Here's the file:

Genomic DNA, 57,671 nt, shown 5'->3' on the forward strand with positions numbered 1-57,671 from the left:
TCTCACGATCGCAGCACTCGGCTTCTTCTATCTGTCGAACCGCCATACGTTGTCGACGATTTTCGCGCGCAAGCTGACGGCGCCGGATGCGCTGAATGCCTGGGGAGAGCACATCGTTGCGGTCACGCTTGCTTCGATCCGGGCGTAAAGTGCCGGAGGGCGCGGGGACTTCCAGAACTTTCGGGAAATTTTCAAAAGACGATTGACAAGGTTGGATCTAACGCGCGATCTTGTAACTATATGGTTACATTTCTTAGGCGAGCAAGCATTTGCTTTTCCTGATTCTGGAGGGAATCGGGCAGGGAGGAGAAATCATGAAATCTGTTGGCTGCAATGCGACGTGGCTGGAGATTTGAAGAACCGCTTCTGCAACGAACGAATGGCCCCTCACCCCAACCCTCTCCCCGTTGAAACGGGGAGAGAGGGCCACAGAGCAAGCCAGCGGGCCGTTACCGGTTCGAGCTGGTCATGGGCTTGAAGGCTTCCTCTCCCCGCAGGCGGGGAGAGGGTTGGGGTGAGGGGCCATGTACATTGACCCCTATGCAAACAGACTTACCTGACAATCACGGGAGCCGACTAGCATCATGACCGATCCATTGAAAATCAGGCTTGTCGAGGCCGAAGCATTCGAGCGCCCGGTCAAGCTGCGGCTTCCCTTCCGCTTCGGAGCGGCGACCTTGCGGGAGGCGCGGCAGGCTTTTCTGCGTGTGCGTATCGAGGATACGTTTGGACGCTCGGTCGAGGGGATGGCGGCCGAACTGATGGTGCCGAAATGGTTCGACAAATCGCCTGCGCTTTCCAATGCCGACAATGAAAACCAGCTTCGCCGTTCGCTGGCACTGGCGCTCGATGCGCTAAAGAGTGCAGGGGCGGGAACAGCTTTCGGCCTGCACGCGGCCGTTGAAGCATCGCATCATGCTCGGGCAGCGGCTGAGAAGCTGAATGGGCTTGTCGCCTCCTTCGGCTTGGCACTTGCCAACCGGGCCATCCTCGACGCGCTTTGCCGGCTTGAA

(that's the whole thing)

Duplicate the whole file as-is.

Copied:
Genomic DNA, 57,671 nt, shown 5'->3' on the forward strand with positions numbered 1-57,671 from the left:
TCTCACGATCGCAGCACTCGGCTTCTTCTATCTGTCGAACCGCCATACGTTGTCGACGATTTTCGCGCGCAAGCTGACGGCGCCGGATGCGCTGAATGCCTGGGGAGAGCACATCGTTGCGGTCACGCTTGCTTCGATCCGGGCGTAAAGTGCCGGAGGGCGCGGGGACTTCCAGAACTTTCGGGAAATTTTCAAAAGACGATTGACAAGGTTGGATCTAACGCGCGATCTTGTAACTATATGGTTACATTTCTTAGGCGAGCAAGCATTTGCTTTTCCTGATTCTGGAGGGAATCGGGCAGGGAGGAGAAATCATGAAATCTGTTGGCTGCAATGCGACGTGGCTGGAGATTTGAAGAACCGCTTCTGCAACGAACGAATGGCCCCTCACCCCAACCCTCTCCCCGTTGAAACGGGGAGAGAGGGCCACAGAGCAAGCCAGCGGGCCGTTACCGGTTCGAGCTGGTCATGGGCTTGAAGGCTTCCTCTCCCCGCAGGCGGGGAGAGGGTTGGGGTGAGGGGCCATGTACATTGACCCCTATGCAAACAGACTTACCTGACAATCACGGGAGCCGACTAGCATCATGACCGATCCATTGAAAATCAGGCTTGTCGAGGCCGAAGCATTCGAGCGCCCGGTCAAGCTGCGGCTTCCCTTCCGCTTCGGAGCGGCGACCTTGCGGGAGGCGCGGCAGGCTTTTCTGCGTGTGCGTATCGAGGATACGTTTGGACGCTCGGTCGAGGGGATGGCGGCCGAACTGATGGTGCCGAAATGGTTCGACAAATCGCCTGCGCTTTCCAATGCCGACAATGAAAACCAGCTTCGCCGTTCGCTGGCACTGGCGCTCGATGCGCTAAAGAGTGCAGGGGCGGGAACAGCTTTCGGCCTGCACGCGGCCGTTGAAGCATCGCATCATGCTCGGGCAGCGGCTGAGAAGCTGAATGGGCTTGTCGCCTCCTTCGGCTTGGCACTTGCCAACCGGGCCATCCTCGACGCGCTTTGCCGGCTTGAA